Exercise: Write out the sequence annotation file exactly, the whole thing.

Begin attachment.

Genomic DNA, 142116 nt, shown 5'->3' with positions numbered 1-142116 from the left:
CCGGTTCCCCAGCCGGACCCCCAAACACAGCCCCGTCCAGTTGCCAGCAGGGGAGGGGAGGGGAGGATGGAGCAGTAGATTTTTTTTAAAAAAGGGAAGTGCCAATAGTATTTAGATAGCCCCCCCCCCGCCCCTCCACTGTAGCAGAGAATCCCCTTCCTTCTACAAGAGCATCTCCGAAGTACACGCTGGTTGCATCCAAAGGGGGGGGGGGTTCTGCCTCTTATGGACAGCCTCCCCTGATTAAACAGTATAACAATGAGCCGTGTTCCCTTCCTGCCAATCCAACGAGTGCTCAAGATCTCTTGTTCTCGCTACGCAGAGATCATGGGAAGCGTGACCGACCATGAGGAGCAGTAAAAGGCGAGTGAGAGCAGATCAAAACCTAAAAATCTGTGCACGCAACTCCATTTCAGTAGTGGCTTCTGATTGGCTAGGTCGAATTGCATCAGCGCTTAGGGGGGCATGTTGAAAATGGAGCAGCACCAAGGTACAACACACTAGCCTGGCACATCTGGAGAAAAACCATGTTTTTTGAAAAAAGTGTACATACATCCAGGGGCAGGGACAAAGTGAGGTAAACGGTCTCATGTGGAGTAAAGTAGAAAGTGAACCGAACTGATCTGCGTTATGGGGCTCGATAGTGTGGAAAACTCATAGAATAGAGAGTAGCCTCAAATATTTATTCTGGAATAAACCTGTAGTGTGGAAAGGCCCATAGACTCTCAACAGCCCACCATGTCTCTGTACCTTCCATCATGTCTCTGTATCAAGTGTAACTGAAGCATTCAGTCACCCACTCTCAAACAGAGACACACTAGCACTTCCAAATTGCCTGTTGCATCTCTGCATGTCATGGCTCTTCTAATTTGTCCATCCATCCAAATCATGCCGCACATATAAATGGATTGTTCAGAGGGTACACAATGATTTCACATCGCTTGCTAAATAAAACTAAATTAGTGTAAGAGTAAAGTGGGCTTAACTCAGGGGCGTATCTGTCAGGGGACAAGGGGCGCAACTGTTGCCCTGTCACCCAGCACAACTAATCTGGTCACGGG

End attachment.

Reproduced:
Genomic DNA, 142116 nt, shown 5'->3' with positions numbered 1-142116 from the left:
CCGGTTCCCCAGCCGGACCCCCAAACACAGCCCCGTCCAGTTGCCAGCAGGGGAGGGGAGGGGAGGATGGAGCAGTAGATTTTTTTTAAAAAAGGGAAGTGCCAATAGTATTTAGATAGCCCCCCCCCCGCCCCTCCACTGTAGCAGAGAATCCCCTTCCTTCTACAAGAGCATCTCCGAAGTACACGCTGGTTGCATCCAAAGGGGGGGGGGGTTCTGCCTCTTATGGACAGCCTCCCCTGATTAAACAGTATAACAATGAGCCGTGTTCCCTTCCTGCCAATCCAACGAGTGCTCAAGATCTCTTGTTCTCGCTACGCAGAGATCATGGGAAGCGTGACCGACCATGAGGAGCAGTAAAAGGCGAGTGAGAGCAGATCAAAACCTAAAAATCTGTGCACGCAACTCCATTTCAGTAGTGGCTTCTGATTGGCTAGGTCGAATTGCATCAGCGCTTAGGGGGGCATGTTGAAAATGGAGCAGCACCAAGGTACAACACACTAGCCTGGCACATCTGGAGAAAAACCATGTTTTTTGAAAAAAGTGTACATACATCCAGGGGCAGGGACAAAGTGAGGTAAACGGTCTCATGTGGAGTAAAGTAGAAAGTGAACCGAACTGATCTGCGTTATGGGGCTCGATAGTGTGGAAAACTCATAGAATAGAGAGTAGCCTCAAATATTTATTCTGGAATAAACCTGTAGTGTGGAAAGGCCCATAGACTCTCAACAGCCCACCATGTCTCTGTACCTTCCATCATGTCTCTGTATCAAGTGTAACTGAAGCATTCAGTCACCCACTCTCAAACAGAGACACACTAGCACTTCCAAATTGCCTGTTGCATCTCTGCATGTCATGGCTCTTCTAATTTGTCCATCCATCCAAATCATGCCGCACATATAAATGGATTGTTCAGAGGGTACACAATGATTTCACATCGCTTGCTAAATAAAACTAAATTAGTGTAAGAGTAAAGTGGGCTTAACTCAGGGGCGTATCTGTCAGGGGACAAGGGGCGCAACTGTTGCCCTGTCACCCAGCACAACTAATCTGGTCACGGG